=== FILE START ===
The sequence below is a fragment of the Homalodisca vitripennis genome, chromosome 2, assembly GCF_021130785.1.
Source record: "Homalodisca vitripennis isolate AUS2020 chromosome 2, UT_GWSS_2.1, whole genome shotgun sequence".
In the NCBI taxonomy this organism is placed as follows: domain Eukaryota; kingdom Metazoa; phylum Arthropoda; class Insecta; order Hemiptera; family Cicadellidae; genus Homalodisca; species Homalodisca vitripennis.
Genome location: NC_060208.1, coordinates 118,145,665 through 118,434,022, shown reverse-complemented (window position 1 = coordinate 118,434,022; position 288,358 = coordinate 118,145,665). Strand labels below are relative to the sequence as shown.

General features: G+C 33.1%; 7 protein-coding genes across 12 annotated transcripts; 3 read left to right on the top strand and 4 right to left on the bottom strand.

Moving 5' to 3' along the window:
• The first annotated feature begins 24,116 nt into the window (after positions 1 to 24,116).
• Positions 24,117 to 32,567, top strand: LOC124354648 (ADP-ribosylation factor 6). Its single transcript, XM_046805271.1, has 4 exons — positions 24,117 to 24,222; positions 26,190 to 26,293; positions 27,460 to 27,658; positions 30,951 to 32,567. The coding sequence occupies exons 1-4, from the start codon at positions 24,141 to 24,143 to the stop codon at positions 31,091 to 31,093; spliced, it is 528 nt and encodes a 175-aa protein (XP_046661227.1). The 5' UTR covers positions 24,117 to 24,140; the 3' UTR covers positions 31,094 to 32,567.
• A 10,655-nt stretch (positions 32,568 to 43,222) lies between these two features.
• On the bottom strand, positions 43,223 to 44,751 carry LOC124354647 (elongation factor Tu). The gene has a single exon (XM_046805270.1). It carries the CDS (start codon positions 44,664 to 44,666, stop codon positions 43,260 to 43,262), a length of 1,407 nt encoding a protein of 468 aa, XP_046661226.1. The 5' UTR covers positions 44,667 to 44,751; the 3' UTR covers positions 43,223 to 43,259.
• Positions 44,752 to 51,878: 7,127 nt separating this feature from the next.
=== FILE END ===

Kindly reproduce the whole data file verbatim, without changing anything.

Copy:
The sequence below is a fragment of the Homalodisca vitripennis genome, chromosome 2, assembly GCF_021130785.1.
Source record: "Homalodisca vitripennis isolate AUS2020 chromosome 2, UT_GWSS_2.1, whole genome shotgun sequence".
In the NCBI taxonomy this organism is placed as follows: domain Eukaryota; kingdom Metazoa; phylum Arthropoda; class Insecta; order Hemiptera; family Cicadellidae; genus Homalodisca; species Homalodisca vitripennis.
Genome location: NC_060208.1, coordinates 118,145,665 through 118,434,022, shown reverse-complemented (window position 1 = coordinate 118,434,022; position 288,358 = coordinate 118,145,665). Strand labels below are relative to the sequence as shown.

General features: G+C 33.1%; 7 protein-coding genes across 12 annotated transcripts; 3 read left to right on the top strand and 4 right to left on the bottom strand.

Moving 5' to 3' along the window:
• The first annotated feature begins 24,116 nt into the window (after positions 1 to 24,116).
• Positions 24,117 to 32,567, top strand: LOC124354648 (ADP-ribosylation factor 6). Its single transcript, XM_046805271.1, has 4 exons — positions 24,117 to 24,222; positions 26,190 to 26,293; positions 27,460 to 27,658; positions 30,951 to 32,567. The coding sequence occupies exons 1-4, from the start codon at positions 24,141 to 24,143 to the stop codon at positions 31,091 to 31,093; spliced, it is 528 nt and encodes a 175-aa protein (XP_046661227.1). The 5' UTR covers positions 24,117 to 24,140; the 3' UTR covers positions 31,094 to 32,567.
• A 10,655-nt stretch (positions 32,568 to 43,222) lies between these two features.
• On the bottom strand, positions 43,223 to 44,751 carry LOC124354647 (elongation factor Tu). The gene has a single exon (XM_046805270.1). It carries the CDS (start codon positions 44,664 to 44,666, stop codon positions 43,260 to 43,262), a length of 1,407 nt encoding a protein of 468 aa, XP_046661226.1. The 5' UTR covers positions 44,667 to 44,751; the 3' UTR covers positions 43,223 to 43,259.
• Positions 44,752 to 51,878: 7,127 nt separating this feature from the next.